John the Baptist goes on, “One who comes after me is greater than me.” The normal use of the phrase to “come after someone” means to follow them, as a disciple follows a rabbi. This reinforces the idea that at least for some time, Jesus followed John. John “knew him” and yet “did not know he was the one.” John and Jesus were cousins of some sort. They certainly knew each other, but John was apparently unaware that Jesus was the Promised One until his baptism.
“He existed long before me, and I was sent to point him out to Israel.”
When Jesus was baptized, John testifies, “I saw the Holy Spirit descending like a dove and resting on him.” There are two things of note here. One is that John says the Holy Spirit rested on Jesus. Normally, it was understood among the Hebrew people that the Spirit might come upon a person for a time to enable that person to speak a word of prophecy or perform some mighty work, but the Spirit generally did not “rest” on people. Yet the Spirit rests on Jesus, remaining with him throughout his ministry.
Second, at this time, most Hebrew people believed that the Spirit did not come on anyone, not for a moment or permanently. They believed the work of the Spirit had ceased with the last of the Old Testament prophets, such as Zechariah and Malachi. The Spirit’s return would mean the Messiah had come. The claim that the Spirit is on Jesus is a claim that he is the Messiah, that God is beginning a new work.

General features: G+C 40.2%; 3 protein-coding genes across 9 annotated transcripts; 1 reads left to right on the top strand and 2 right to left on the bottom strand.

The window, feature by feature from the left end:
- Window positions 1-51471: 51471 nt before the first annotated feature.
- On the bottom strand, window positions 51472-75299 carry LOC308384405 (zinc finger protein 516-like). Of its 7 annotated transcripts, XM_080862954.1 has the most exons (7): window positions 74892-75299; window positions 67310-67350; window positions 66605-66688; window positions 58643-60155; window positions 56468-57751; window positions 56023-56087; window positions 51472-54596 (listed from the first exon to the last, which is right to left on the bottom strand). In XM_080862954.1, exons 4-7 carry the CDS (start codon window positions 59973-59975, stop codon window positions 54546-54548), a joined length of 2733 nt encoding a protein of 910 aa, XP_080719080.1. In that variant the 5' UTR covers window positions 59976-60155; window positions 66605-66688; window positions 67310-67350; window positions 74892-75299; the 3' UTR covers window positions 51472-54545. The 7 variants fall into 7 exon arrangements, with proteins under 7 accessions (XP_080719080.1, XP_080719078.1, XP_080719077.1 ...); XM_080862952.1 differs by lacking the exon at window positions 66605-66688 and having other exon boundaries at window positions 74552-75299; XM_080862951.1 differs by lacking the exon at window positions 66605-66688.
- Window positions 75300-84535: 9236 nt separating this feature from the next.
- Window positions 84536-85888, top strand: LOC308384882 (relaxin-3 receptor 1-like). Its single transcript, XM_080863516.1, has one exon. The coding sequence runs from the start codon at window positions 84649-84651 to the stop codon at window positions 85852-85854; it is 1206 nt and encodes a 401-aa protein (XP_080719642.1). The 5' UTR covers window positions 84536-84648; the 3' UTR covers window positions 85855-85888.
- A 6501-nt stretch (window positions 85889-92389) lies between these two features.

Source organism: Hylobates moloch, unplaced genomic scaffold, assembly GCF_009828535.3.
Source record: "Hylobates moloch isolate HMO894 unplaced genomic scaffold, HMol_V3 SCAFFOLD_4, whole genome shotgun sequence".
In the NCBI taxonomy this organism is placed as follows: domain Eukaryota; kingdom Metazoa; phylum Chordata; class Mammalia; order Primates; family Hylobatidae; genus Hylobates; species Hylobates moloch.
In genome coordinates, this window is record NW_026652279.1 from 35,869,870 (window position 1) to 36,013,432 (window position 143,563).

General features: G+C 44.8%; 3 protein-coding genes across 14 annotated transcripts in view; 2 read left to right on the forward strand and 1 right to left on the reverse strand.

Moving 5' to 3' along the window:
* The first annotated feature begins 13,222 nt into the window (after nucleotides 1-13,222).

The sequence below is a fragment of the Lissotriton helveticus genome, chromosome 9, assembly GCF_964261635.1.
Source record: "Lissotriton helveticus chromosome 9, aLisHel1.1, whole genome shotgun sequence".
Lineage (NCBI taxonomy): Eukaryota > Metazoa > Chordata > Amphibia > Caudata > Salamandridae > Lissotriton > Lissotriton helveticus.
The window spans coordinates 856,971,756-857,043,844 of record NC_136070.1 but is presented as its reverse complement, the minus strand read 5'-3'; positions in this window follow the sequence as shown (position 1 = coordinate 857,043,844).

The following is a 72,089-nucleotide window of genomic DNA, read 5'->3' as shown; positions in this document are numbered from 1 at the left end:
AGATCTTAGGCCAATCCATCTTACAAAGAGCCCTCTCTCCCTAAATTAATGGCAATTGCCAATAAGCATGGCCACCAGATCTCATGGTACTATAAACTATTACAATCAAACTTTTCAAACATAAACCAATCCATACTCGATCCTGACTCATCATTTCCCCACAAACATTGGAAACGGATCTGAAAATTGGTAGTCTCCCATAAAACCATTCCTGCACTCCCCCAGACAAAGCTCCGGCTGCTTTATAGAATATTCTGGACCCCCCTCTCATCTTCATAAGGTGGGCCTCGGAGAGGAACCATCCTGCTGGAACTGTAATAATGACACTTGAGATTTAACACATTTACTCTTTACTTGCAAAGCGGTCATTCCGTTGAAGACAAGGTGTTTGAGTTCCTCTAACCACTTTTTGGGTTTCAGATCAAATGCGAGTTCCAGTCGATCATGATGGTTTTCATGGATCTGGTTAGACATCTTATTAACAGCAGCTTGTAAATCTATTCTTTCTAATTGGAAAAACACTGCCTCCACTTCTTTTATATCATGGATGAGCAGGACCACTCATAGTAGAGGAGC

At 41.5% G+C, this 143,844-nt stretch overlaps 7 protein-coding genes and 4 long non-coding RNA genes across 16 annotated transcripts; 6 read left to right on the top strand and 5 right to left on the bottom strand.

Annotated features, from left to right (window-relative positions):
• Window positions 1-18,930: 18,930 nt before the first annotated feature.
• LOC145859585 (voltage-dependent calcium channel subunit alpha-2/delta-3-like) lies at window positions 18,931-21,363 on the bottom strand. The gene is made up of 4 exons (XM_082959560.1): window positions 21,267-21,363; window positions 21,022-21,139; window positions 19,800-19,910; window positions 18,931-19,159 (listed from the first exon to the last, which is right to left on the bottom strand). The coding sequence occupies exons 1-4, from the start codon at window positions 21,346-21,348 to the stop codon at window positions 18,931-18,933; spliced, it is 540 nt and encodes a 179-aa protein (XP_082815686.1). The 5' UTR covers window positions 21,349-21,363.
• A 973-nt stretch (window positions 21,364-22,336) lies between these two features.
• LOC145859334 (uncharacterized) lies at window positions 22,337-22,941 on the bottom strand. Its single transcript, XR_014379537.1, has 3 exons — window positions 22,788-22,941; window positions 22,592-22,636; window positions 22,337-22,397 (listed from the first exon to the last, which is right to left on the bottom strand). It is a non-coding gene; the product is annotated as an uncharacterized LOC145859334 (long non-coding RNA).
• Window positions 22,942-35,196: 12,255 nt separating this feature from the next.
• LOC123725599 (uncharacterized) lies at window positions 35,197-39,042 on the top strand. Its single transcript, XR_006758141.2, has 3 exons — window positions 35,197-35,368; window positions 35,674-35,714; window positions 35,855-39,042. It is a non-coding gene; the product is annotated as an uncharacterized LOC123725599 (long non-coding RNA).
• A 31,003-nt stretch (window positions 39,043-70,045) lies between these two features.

“And he will baptize with the Spirit.” Spirit in Greek is PNEUMA, and in Hebrew, RUACH. Both words mean “wind, breath, or spirit.” The Spirit is the power of God at work. The Spirit brings truth to people, reveals the truth, and empowers God’s people to proclaim the truth. The Spirit illuminates our understanding of God and his Word and empowers people to live according to God’s Word and proclaim it. The Spirit is also a purifier. He purifies God’s people from sin and empowers them to live holy lives.
“I testify that he is the Son of God.”
The next day, John the Baptist does something unusual for a rabbi: He sends his own disciples off to follow Jesus. That required great humility, but it is the responsibility of a Jesus-follower. We are not to attract people to ourselves, pretending we have all the answers. We are to point others to Christ. He is the answer.